Play Therapy

Typically used as a therapeutic treatment for children, play therapy is a method of meeting and responding to the mental health needs of young people in a language they understand – namely, play. Play therapy is seen an effective and suitable intervention in dealing with children’s brain development. It is considered to be one of the most beneficial ways to help children who are experiencing emotional or behavioral challenges. A therapist specializing in play therapy will create a safe and comfortable space where the child can play (typically in a non-directive way) with very few limits or rules. The therapist will observe the child at play. The goal is to help children learn to better express themselves and resolve their problems. Think this approach might be right for a child in your life? Reach out to one of TherapyDen’s play therapy experts today.

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Meet the specialists

 

While working with children I utilize play therapy where they learn to manage their feelings and emotions as well as social skills. In 2016, I developed a play intervention program for children with autism and developmental disabilities.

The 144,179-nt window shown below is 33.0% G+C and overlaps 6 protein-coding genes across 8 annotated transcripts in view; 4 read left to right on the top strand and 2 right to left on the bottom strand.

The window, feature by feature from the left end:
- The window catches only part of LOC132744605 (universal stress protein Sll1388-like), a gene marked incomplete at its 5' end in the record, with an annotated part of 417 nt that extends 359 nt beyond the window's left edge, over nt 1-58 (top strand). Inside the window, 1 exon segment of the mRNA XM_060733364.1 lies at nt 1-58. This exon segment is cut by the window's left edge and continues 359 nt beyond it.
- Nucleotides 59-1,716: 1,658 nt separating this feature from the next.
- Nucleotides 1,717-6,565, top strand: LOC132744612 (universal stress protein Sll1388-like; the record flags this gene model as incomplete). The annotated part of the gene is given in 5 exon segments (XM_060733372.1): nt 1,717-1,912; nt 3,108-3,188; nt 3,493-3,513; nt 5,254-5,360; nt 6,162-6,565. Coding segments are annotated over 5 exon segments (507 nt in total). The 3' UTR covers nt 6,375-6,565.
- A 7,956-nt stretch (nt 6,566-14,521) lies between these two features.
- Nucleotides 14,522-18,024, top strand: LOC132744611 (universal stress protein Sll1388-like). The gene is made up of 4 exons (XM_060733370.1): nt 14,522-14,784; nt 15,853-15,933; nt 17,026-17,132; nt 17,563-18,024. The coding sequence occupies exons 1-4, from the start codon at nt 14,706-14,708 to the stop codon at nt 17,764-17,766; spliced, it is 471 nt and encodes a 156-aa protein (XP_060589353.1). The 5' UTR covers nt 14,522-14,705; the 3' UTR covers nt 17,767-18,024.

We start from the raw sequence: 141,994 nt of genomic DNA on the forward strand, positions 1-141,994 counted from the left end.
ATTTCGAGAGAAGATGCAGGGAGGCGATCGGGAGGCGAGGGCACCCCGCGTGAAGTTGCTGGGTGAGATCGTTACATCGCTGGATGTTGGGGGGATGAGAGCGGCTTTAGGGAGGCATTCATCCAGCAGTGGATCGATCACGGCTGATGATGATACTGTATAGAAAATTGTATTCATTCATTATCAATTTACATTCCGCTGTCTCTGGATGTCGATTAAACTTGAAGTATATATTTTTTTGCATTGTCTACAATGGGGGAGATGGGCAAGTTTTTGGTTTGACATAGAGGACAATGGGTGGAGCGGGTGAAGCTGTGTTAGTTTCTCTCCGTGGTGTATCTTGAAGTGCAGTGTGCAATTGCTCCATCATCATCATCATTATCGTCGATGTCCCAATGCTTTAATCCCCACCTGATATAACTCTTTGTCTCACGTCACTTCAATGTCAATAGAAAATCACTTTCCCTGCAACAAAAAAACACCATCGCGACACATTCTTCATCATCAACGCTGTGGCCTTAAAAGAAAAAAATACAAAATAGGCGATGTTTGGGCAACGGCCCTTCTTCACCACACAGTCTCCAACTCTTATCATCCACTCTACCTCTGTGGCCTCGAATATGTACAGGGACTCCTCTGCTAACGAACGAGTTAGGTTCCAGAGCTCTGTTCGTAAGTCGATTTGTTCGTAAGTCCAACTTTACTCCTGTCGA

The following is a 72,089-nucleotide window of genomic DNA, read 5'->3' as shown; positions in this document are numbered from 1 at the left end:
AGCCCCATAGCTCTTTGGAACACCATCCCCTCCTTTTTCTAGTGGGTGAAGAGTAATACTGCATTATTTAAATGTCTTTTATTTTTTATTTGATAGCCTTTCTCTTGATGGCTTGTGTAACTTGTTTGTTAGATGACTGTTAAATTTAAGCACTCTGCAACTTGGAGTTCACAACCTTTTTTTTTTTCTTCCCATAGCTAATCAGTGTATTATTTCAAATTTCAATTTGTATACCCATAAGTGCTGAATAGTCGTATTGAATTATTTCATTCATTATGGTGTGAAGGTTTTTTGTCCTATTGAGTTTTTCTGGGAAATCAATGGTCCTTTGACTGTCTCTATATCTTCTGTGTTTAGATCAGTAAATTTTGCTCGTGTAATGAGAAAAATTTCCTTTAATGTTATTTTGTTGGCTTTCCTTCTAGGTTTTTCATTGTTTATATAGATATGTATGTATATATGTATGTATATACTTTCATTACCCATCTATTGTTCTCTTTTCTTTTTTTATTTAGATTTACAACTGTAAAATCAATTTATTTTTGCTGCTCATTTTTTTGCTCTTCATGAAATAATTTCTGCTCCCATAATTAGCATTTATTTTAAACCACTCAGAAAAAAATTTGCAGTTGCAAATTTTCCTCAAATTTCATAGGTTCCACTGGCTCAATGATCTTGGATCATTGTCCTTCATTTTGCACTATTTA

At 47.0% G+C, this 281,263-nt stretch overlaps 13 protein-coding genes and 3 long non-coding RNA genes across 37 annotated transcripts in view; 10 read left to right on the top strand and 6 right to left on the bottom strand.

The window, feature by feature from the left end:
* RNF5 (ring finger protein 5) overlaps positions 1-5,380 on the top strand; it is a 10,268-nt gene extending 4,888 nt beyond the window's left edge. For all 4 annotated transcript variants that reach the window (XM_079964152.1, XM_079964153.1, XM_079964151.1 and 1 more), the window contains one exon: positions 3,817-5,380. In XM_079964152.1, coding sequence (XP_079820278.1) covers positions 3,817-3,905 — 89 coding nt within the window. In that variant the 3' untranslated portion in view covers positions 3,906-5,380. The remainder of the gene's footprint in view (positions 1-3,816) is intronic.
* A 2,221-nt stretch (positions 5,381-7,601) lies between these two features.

— Samantha Levinson, Licensed Professional Counselor in Bryn Mawr, PA

Children learn through play. By allowing them to playout their experiences in a safe, nurturing environment, children process and heal from traumatic experiences. Sandtray therapy (which is also used with teens and adults) allows children to make sense of their world through directive and non-directive means. Using the Nurtured Heart Approach during sessions also allows dysregulated children the space and control to help monitor and manage their own behaviors. Though not a registered play therapist, I have taken courses in graduate school and have seven years of continuing education and experience working primarily with children in the school setting.

— Tricia Norby, Counselor in Madison, WI
 

I use play therapy techniques to help youth learn self-trust, self-compassion, and process and heal from difficult life experiences. I love developing a relationship built on mutual respect and trust with my kiddo clients, and helping them learn that they are inherently strong and resilient.

— Eva Belzil, Marriage & Family Therapist in Fort Collins, CO

I love utilizing play therapy techniques in my work with individuals in couples. Depending on your level of interest and needs, we may draw, paint, play with clay, or utilize sand trays in session.

— Nic Sutherland, Associate Marriage & Family Therapist in Portland, OR
 

GAMING THERAPY, also known as video game therapy, is a form of therapy that uses video games as a tool to address various mental health issues. It involves playing video games that are specifically designed to promote mental and emotional well-being and to help individuals overcome a range of issues.

— Dr. Tim Hill, Licensed Professional Counselor in Arlington, TX